Joke Dufourmont

Program Developer Circularity in Urban Regions

Research to design our future, circular city

Currently have two Research Fellows working on the topic of bio-based building. On the one hand focusing on product design and development (i.e. biocomposite, biobased 3D-print filament), and on the other hand, conducting an impact assessment of bio-based building (i.e. climate impact, as well as broader environmental and health gains).

Moreover, in the near future, a two-year trajectory starts in which we research opportunities for bio-based building materials in the Netherlands (inventory and feasibility study by Wageningen University & Research) and strategies for efficient logistics for their modular application (by Delft University of Technology).


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This article is partly based on an essay written by Marit Steman (first author) and Ryanne Groot (second author), both History Master students at Vrije Universiteit Amsterdam (VU Amsterdam), who conducted research for AMS Institute's Circularity in Urban Regions program on regional cultivation and application of industrial crops in the 18th and 19th centuries. The full essay (in Dutch) is available for download here.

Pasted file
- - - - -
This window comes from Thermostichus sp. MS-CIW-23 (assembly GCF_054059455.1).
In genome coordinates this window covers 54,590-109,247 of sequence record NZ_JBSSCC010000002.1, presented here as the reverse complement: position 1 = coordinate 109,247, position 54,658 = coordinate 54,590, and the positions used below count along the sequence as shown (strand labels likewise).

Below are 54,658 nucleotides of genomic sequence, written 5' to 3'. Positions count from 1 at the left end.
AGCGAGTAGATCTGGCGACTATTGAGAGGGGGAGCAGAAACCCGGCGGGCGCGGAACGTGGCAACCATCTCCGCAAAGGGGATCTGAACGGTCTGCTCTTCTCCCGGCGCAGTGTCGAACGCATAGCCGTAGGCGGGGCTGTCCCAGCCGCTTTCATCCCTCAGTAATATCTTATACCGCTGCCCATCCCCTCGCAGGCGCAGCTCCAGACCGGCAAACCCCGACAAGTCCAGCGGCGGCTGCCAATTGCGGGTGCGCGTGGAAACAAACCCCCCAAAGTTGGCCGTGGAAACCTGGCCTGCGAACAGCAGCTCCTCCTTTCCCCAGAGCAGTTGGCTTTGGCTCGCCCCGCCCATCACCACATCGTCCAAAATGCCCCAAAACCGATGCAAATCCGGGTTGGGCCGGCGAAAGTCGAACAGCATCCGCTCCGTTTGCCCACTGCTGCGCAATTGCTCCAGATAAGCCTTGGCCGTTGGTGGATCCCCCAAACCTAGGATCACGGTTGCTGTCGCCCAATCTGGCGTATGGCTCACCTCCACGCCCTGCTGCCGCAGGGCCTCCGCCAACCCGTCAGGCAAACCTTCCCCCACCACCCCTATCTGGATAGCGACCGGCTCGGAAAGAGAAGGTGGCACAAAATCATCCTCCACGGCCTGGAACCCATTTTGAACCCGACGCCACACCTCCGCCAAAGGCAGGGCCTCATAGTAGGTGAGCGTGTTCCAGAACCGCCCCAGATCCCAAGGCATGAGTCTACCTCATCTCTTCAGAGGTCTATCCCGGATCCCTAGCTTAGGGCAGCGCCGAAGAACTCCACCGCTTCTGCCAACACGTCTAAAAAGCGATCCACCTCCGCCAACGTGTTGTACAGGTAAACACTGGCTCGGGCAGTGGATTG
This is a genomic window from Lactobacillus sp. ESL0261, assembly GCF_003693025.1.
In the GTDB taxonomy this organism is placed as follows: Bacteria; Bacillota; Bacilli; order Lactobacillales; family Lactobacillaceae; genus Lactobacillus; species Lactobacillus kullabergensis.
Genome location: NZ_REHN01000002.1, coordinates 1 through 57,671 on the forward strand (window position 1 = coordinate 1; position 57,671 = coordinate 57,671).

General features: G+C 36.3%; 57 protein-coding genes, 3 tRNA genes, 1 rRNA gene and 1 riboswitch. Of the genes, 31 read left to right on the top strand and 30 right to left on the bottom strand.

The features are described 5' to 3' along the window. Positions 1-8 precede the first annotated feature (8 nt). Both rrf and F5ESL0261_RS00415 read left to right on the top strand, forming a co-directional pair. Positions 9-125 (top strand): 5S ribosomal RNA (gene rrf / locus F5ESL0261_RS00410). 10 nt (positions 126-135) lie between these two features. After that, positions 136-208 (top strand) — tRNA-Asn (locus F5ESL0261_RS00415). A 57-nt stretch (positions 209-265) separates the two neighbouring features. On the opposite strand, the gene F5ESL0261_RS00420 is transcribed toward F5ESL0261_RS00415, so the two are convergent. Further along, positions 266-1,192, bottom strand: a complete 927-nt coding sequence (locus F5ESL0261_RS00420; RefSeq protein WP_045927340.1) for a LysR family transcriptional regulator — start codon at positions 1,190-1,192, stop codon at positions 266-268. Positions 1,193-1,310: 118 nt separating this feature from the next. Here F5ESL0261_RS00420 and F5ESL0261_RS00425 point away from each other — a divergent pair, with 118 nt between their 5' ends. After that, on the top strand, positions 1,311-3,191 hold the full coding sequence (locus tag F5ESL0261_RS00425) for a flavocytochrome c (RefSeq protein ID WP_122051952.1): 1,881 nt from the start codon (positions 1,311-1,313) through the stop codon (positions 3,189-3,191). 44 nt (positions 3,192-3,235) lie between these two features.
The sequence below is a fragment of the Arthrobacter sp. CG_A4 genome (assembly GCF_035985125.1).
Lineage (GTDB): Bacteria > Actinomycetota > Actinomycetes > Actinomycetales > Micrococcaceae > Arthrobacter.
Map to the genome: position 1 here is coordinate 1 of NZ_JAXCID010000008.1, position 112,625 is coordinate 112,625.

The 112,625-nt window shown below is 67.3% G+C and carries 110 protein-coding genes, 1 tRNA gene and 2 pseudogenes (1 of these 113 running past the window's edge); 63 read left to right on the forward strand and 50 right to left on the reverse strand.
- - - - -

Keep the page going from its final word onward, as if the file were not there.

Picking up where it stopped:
Bieleman, J. Boeren in Nederland. Geschiedenis van de landbouw 1850-1940. Amsterdam, 2008.

Bieleman, J. De wortels van de biobased economy. Nijverheidsgewassen in de Nederlandse Landbouw, 1850-1940. Wageningen: 2008.

Everwijn, J.C.A. Beschrijvingen van Handel en Nijverheid in Nederland. Deel I en II. Den Haag: 1912.

Zouthout, D.A. De plant in nijverheid en handel. Amsterdam: 1912-1913.